Metro General Manager Richard S. Page warned Washington business leaders yesterday that a wildcat transit strike is possible July 1 over a cost-of-living escalator clause for employes that the transit agency wants to curtail.
Pages's comment to the Federal City Council was the first public speculation from either side about the possibility of work stoppage, which would violate federal law. It was a clear bid by the Metro chief for support from the business community.
Metro's contract with Local 689 of the Amalgamated Transit Union, which expires tonight, provides for quarterly pay increases for 4,800 drivers, mechanics and other employes equal to the rise in the consumer-price index. The provision is unique among public employes in the Washington area. i
The latest payment was at an 18 percent annual rate. But Metro's board, adopting the agency's budget, voted last week to limit any increases to 6 percent for the year. Larger increases would push the system's tax-subsidized operating deficit beyond a budgeted $116 million.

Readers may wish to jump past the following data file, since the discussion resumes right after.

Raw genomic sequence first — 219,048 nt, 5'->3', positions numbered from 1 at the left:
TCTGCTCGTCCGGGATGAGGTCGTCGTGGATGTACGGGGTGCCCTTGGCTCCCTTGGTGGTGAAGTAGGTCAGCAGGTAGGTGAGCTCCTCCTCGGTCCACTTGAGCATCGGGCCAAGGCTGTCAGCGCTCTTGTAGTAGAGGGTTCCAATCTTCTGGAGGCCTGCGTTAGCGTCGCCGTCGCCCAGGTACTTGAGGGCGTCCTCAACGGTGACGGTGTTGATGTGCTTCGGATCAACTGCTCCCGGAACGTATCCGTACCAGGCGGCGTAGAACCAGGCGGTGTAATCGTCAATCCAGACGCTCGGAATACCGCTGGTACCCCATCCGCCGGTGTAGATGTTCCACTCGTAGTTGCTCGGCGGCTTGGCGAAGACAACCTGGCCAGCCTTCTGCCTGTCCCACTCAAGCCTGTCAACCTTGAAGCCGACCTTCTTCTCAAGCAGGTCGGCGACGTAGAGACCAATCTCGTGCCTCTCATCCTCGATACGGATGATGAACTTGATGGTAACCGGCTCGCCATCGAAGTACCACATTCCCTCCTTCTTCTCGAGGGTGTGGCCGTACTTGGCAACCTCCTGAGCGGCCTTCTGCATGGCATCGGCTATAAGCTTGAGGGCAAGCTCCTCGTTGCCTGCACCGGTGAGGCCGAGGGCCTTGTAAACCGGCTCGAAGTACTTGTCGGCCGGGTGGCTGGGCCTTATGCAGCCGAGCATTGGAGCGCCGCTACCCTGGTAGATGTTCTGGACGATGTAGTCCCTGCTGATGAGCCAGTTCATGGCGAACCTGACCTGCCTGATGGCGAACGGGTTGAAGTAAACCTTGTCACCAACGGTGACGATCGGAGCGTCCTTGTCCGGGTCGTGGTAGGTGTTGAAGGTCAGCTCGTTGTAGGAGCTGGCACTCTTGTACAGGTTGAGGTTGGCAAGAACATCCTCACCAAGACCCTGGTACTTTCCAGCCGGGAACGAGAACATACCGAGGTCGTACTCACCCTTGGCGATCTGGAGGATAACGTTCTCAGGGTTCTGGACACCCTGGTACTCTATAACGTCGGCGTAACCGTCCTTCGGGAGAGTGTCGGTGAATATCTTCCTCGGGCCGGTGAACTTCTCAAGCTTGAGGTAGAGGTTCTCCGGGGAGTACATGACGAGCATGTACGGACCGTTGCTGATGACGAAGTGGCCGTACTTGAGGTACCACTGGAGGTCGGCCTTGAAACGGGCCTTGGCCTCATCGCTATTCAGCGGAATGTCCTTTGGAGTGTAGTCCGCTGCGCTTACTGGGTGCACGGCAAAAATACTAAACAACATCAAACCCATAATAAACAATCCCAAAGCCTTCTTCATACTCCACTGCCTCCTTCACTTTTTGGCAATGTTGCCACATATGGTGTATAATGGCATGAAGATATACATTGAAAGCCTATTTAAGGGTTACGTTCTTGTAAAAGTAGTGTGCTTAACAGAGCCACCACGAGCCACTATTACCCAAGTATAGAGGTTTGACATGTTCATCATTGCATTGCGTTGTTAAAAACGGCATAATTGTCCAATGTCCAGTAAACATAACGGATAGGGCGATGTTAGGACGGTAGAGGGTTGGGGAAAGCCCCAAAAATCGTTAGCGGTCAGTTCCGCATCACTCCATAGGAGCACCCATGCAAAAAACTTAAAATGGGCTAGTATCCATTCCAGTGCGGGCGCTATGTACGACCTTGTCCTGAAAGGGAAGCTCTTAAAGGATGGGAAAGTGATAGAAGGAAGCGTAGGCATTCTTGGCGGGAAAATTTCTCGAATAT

The terms of the expiring contract will continue in effect as the cost-of-living clause and other unresolved issues are decided by binding arbitration.
"Our concern is that . . . the procedure will drag out . . . beyond July 1," Page said, when the next cost-of-living payment would be due under the old contract. If that happens, he said Metro will seek a ruling that the payment need not be made.
If the payment id skipped, Page said, "We could have some wildcat work trouble around July First."
A similar dispute in 1978 precipitated a wildcat strike that halted bus and subway service for eight days.
Charles Boswell, the new president of the union local, deplored Page's statement. He told a reporter the union would insist on the July 1 payment. Without it, he said, his members doubtless would become restive, but he would not speculate about an illegal strike.